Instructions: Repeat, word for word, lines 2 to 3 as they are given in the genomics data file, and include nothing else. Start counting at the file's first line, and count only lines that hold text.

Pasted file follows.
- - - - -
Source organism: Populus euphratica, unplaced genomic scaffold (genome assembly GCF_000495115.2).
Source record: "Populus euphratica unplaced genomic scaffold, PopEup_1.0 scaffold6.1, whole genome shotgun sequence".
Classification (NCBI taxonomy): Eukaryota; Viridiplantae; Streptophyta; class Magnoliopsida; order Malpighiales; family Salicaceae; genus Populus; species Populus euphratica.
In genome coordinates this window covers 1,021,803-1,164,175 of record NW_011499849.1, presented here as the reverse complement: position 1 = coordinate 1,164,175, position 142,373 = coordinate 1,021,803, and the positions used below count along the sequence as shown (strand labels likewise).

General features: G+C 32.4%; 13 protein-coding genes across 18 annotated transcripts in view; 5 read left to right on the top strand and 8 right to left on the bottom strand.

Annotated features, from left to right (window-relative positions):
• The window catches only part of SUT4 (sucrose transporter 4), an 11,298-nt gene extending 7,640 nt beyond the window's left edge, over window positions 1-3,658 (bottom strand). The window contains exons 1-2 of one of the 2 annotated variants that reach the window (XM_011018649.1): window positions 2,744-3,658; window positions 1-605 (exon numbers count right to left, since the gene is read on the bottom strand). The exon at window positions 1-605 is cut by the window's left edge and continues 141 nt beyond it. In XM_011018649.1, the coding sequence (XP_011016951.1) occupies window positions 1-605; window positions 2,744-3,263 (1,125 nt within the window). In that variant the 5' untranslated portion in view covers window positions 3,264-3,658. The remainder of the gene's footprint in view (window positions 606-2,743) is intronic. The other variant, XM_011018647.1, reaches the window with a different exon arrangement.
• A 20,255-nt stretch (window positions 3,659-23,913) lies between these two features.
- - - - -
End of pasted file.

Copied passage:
Source record: "Populus euphratica unplaced genomic scaffold, PopEup_1.0 scaffold6.1, whole genome shotgun sequence".
Classification (NCBI taxonomy): Eukaryota; Viridiplantae; Streptophyta; class Magnoliopsida; order Malpighiales; family Salicaceae; genus Populus; species Populus euphratica.